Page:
Miss Sadie Deck was born in 1856 and grew up a farmer’s daughter near Martinsburg, West Virginia. Unlike her brother and five sisters who lived long lives, Sadie’s days on this earth were short.
I struggled with this identification because I could not find Tuscarora City, Virginia. It wasn’t until I took my search to the newspapers that I found the answer.
About 1873, when this tintype image was taken, a failed push began to change the name of Martinsburg, West Virginia to Tuscarora City. Why the name Tuscarora? The white colonizers stole the land where Martinsburg stands from the Tuscarora Native Americans. As for the author’s use of Virginia instead of West Virginia…possibly they hadn’t embraced the state’s split some ten years earlier.
On January 18, 1876, nineteen-year-old Sadie married her childhood friend and neighbor, William Boltz, and in October the couple became the proud parents of a daughter named Bessie Grace. Their joy was brief as four days later Sadie perished.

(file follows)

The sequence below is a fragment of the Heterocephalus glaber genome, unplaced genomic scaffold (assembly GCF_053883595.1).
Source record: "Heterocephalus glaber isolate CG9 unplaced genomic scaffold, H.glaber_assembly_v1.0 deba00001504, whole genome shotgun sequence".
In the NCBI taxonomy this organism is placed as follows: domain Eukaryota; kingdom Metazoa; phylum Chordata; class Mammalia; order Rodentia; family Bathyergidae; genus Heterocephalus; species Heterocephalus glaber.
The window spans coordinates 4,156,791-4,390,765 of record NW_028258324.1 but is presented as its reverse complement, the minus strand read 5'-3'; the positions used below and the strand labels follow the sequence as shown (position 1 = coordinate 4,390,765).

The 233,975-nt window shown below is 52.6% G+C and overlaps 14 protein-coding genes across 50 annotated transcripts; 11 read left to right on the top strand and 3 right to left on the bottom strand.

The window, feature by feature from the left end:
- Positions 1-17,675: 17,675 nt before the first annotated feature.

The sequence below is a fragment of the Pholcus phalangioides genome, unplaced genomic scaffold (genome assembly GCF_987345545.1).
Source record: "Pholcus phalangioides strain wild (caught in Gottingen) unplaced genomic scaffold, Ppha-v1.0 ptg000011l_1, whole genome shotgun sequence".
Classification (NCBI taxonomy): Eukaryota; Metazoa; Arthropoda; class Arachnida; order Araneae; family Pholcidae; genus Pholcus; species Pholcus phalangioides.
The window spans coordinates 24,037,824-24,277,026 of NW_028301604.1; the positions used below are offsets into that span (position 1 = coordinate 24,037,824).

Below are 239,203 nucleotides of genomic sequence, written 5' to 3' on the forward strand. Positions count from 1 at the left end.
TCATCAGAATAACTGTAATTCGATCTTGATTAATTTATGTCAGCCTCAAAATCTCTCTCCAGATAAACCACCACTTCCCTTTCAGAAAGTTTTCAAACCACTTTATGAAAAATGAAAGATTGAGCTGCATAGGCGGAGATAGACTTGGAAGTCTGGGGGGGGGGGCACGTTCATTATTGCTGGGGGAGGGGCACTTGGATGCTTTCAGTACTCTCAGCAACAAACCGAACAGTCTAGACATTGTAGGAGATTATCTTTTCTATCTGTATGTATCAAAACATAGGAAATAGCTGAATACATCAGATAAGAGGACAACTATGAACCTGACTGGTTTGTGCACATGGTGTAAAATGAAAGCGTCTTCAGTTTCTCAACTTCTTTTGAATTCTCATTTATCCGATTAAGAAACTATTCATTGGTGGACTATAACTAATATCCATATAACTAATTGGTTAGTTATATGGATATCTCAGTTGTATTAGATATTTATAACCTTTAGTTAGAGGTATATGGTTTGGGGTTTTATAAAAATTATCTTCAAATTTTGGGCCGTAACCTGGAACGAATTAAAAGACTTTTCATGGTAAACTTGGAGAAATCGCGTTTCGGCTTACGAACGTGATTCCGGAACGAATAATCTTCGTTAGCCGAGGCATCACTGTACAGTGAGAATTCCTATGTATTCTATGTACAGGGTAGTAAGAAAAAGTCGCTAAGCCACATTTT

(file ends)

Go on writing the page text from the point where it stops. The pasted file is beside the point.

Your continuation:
Death continued to plaque William. Little Bessie soon followed her mother to the grave. William married again only to lose his second bride to typhoid fever in 1882. The third time was a charm as his next spouse, Mary, outlived him. Yet William still suffered the loss of an infant daughter, Rena, in 1889, and the death of his twenty-year-old daughters, Clara and Edith, in 1901 and 1903 respectively.
I wonder how often William, who lived to be 83, thought of Sadie, his first love. I like to think that his memories of their time together, although short, came to mind once in a while.
“Our dead are never dead to us until we have forgotten them.” ~ George Eliot
Find a Grave
West Virginia death index
West Virginia birth index
West Virginia marriage index
Talkin’ Tar Heel: How Our Voices Tell the Story of North Carolina by Walt Wolfram and Jeffrey Reaser, pub. 2014
Aler’s History of Martinsburg and Berkeley County, West Virginia by Frank Vernon Aler, pub. 1888